Saturday, July 30, 2016

Palácio Azurara

Truth be told, from the outside the Palácio Azurara in Lisbon's picturesque Alfama district doesn't look too impressive. Located on one of the sides of the Largo das Portas do Sol, which offers stunning views over the Portuguese capital by the way, it just blends in with the crowd. Don't be fooled though, the palace is home to the Museu de Artes Decorativas (or museum of decorative arts) and a must-see for everyone who likes looking at pretty things. (If you don't, I'm sorry but we can't be friends - or at least we should never travel together.)
The Palácio Azurara is a 17th century noble family home. Its history remains a bit sketchy to me, possibly also due to the fact that my Portuguese doesn't go much further than "olá", "obrigado" and "vamos" - and not many English-language sources are available. But anyway, here's my take on it: In the 18th century, Azurara palace was acquired by Bernardo Luis da Câmara Sotto Mayor, who took up residence there.
During the great earthquake of 1755 which shook Lisbon, the Palácio Azurara was damaged and underwent reconstruction in the following years until at least 1757. By the end of the 18th century the palace was owned by João António Salter de Mendonça, Viscount of Azurara, who was part of the regency council between 1807 and 1808 during the exile of the Portuguese royal family in Brazil. Somehow ownership of the palace passed from the 1st Viscount of Azurara to Pedro da Cunha and dispersed between a large number of heirs of his in 1870.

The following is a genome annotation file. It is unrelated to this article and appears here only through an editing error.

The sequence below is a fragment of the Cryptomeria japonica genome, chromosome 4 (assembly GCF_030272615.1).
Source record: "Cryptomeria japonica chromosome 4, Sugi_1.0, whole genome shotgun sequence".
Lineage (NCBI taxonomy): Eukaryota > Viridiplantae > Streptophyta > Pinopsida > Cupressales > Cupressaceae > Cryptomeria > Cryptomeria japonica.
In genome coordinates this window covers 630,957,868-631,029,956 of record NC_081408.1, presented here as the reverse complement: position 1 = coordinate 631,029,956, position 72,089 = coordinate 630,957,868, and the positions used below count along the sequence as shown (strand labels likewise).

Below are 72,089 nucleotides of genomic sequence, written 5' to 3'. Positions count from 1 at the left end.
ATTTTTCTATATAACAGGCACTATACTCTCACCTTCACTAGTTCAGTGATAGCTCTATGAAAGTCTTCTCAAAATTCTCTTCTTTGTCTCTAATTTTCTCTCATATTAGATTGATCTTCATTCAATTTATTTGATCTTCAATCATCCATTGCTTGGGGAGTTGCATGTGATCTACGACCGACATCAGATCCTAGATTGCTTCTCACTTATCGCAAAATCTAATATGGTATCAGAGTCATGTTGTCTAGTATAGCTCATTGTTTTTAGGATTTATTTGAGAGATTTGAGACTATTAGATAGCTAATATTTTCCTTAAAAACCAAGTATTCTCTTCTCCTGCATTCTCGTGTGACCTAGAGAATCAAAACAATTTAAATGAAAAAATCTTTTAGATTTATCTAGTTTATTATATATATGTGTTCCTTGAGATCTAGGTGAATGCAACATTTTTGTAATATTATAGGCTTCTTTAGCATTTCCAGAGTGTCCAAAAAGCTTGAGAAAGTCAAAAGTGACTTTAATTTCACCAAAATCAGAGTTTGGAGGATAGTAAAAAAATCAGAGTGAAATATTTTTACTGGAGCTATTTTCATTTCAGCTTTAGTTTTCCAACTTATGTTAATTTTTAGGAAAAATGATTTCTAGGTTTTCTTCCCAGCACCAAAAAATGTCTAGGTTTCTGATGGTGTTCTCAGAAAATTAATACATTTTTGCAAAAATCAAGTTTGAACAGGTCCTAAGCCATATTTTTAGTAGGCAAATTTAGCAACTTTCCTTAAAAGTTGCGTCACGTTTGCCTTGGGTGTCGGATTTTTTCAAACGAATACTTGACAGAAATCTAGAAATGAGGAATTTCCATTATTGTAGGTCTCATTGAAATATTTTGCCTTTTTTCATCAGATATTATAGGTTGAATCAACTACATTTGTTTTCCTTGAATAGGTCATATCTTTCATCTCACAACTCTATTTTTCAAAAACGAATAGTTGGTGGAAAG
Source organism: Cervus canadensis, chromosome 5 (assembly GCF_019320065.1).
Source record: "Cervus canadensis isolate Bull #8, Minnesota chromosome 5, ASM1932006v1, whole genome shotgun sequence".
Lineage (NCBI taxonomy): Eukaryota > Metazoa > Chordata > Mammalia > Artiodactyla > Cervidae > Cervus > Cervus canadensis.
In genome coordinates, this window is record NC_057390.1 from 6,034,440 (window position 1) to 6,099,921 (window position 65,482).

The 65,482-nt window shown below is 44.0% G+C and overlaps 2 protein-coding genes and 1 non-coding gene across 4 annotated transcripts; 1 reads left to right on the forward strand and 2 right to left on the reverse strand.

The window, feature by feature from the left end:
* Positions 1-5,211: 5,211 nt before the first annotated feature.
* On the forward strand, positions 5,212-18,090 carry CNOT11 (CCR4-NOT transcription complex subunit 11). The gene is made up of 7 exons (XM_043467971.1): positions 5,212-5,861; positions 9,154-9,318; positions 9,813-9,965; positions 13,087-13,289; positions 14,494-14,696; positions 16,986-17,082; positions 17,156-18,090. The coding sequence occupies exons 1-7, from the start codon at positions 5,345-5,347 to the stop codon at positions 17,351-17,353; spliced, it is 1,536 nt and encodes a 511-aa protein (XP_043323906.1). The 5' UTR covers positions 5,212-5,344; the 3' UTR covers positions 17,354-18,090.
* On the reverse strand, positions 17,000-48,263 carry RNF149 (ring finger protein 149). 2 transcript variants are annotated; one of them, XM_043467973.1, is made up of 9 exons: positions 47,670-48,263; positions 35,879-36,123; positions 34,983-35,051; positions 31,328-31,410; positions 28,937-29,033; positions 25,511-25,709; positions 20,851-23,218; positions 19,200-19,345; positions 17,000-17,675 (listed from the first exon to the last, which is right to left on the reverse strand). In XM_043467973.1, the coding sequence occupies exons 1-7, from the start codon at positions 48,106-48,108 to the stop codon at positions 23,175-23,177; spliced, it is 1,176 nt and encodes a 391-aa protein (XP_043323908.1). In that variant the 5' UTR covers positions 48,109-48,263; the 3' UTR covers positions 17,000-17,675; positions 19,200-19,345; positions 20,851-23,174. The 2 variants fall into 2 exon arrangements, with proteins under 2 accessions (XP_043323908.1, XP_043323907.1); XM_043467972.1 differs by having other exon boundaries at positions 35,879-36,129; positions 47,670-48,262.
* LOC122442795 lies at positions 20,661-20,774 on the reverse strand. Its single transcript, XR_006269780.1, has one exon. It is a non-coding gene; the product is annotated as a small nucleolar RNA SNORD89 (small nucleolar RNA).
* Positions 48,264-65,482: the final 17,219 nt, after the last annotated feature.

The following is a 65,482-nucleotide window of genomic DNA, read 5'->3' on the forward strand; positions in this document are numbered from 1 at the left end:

In the first half of the 20th century, ownership and usage of the house changed numerous times: Between 1900 and 1907, the Army General Staff Corps called the palácio their home. In the years following until 1912, it was used as a religious school under the headship of Dona Júlia de Brito e Cunha. Starting in 1913 for the following 20 years, the building was leased to the company Augusto Alves Dinis e Cª. In 1940, a descendent of Pedro da Cunha proposed the purchase of the building by the city council but was declined. Instead, the Palácio Azurara was bought by João Baptista Fernandes shortly afterwards.
In 1947, wealthy banker Ricardo Ribeiro do Espírito Santo Silva purchased the manor house. Being a well-known art collector he, with the help of architect Raul Lino, turned the Palácio Azurara into an 18th century aristocratic palace and decorated it with items from his personal collection. In 1953, he donated the palace and collections to a private foundation, which to this day remains dedicated to the study and protection of decorative arts and traditional crafts.
Good to know:
The Palácio Azurara is home to the Museum of Decorative Arts (Museu des Artes Decorativas). The museum is open daily except Mondays from 10am to 5pm. It consists of more than 1,300 pieces of furniture, silverware, tapestry, paintings, bookwork, porcelain, faience, glazed tile panels, and other items from the 15th to 19th centuries. Admission is 5 euros per adult.

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